ANTHONY CHUKUMBA: Yeah, well let's just clarify. Family Dollar is owned by Dollar Tree, so it's the same company. But Yeah, I mean, look, I think that there's clearly an expectation that with mantle ridge having taken control of the board last year with Rick drilling who executed the amazing multi-year turnaround at Dollar General that would be further ahead in the turnaround right that we would see much better. Not only top line results but profitability results. And we haven't seen it. Now we have seen the top line improve and that is very, very encouraging. But profitability continues to be pressured. And I think that there are probably some investors that are losing faith, that are wondering if rich best days are behind them.
And quite frankly, I think that's a legitimate the concern given the numbers that we've seen. Now my response to that is that look, I mean turnarounds, they can be lumpy. It's just not always kind of straightened to upward or to the right. And I think that we need to give Rick and the team more time, quite frankly.
- Anthony, you have a pretty big coverage universe. And it's a lot of different diverse retailers from Staples like Dollar Tree, too more discretionary like a Best Buy, also Williams-Sonoma Dick's on the list. Two questions for you on that general front. Firstly, on the issue of shrink, how big of a problem is this for the broader retail industry right now? And how are they getting their hands around it?
ANTHONY CHUKUMBA: Yeah, great question. So it's interesting-- we actually hosted a call with a long-time bush shrink expert early this year. And it's a problem. There's no question about that. And it's impacting a lot of retails. We're seeing a lot of retailers talking about increased shrink. Now, there are some things that retailers can do about shrink.
So for example, you can see them put more items behind fixturing where you simply have to call someone over to open up the item, that's not great from a customer experience perspective that can certainly work. You might see them add security guards into the stores. Dollar Tree was talking about in Family Dollar they might even selectively raise prices in areas with high shrink but to some extent there's not it's very limited in terms of what you can do.
I mean, a lot of it is going to 16 to come down to local. Governments. You know, enforcing sort of shoplifting laws and cracking down on shoplifters and organized retail crime. And we're just not seeing that.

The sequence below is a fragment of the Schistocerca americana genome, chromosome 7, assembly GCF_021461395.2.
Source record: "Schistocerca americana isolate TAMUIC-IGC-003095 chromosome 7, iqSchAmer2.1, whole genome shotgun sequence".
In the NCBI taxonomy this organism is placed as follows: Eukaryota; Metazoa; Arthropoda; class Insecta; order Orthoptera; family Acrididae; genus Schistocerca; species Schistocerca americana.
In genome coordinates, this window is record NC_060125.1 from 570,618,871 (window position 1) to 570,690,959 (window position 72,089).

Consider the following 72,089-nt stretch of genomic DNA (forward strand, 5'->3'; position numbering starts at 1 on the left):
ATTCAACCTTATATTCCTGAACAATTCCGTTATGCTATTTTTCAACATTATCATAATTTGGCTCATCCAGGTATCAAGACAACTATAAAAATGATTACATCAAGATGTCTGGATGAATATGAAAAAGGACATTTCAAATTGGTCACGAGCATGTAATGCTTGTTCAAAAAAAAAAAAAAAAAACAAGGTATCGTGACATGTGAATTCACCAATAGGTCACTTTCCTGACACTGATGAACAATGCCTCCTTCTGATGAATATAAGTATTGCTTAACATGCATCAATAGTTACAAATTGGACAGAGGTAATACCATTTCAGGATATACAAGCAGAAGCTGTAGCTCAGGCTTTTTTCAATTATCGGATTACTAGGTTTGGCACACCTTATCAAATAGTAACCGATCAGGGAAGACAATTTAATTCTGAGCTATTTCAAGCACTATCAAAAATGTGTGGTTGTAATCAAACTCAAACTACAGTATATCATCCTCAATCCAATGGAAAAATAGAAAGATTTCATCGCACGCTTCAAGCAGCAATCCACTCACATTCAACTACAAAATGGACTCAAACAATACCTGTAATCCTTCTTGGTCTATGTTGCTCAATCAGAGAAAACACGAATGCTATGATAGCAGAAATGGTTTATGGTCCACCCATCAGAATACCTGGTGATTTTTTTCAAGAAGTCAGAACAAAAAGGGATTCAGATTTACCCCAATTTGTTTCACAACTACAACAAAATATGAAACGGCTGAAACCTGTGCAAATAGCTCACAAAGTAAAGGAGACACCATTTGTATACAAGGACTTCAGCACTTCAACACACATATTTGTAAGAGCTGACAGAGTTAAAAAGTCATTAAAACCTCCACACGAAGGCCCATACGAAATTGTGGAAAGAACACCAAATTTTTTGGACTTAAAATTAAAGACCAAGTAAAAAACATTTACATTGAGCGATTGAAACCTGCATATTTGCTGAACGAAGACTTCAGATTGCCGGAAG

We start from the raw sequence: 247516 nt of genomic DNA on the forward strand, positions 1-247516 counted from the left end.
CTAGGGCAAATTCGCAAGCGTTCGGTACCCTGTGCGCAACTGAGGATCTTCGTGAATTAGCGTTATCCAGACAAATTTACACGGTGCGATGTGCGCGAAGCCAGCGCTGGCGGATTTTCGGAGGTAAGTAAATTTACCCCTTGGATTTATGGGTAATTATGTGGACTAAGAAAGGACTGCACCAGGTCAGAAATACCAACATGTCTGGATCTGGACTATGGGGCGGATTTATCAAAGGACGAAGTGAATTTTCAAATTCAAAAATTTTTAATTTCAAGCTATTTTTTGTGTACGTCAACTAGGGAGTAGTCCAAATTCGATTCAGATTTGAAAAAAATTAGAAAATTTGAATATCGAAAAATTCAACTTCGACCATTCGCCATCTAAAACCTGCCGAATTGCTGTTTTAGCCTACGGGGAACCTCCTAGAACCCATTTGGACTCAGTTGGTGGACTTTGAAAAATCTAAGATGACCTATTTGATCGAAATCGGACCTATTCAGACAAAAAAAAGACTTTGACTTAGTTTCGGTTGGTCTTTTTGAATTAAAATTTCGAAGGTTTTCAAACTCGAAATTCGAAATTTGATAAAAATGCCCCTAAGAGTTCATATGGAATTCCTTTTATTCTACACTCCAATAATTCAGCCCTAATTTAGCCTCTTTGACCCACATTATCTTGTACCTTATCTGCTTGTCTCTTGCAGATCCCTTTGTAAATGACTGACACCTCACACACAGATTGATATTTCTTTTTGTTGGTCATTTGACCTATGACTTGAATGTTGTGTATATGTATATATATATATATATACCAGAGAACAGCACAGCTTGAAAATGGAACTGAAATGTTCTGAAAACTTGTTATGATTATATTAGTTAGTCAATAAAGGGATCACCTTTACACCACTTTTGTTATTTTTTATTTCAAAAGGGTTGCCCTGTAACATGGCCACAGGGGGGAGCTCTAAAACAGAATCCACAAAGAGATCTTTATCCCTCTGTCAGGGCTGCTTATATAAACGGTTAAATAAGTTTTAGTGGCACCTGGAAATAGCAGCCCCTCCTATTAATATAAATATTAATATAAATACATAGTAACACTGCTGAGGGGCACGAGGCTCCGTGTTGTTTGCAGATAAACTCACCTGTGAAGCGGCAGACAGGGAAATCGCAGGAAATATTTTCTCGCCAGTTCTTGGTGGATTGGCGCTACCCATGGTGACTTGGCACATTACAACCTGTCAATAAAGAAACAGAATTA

- Yeah, and definitely not, obviously. It seems like it's still just this big problem for them. And then just more generally, too, about consumer spending right now-- I mean, as I know, not everybody in your coverage has reported as of yet. But, from what we've seen thus far, what is distinguishing those that are doing well and those that are doing not as doing as well in this sort of more choosy customer environment?
ANTHONY CHUKUMBA: So I mean certainly, what we're seeing is that retailers that sell more kind of consumable items, right, think food, health and beauty care items cleaning supplies essentially necessities are generally doing better than retailers are selling discretionary items particularly high ticket discretionary items and a lot of that has to do with these macroeconomic headwinds and it's still very, very uncertain.
In addition to that, remember we had two years of pandemic, driven demand pull forwards in a lot of those high ticket discretionary items. But having said that it, it's very kind of company-specific right so you had Foot Locker and their horrific blow up last week. But then you had Dick's Sporting Goods who I covered and they had a perfectly fine first quarter.
So in the retail industry, I say it's pretty much always a stock picker's market. You just have to kind roll up your sleeves and do the work. Because while the rising tide does lift and lower all boats, a lot of it has to do with company specific situations and strategies and management teams.
- All right, we will have to leave it there, Anthony Chukumba. Although I do want to hear your forecast, because I know you made one in 2022 about Bed Bath Beyond that came to pass but we'll have to wait for the forecast of whose-- what nail in the coffin is coming. Our thanks to you as usual, Anthony Chukumba, Loop Capital Markets Managing director.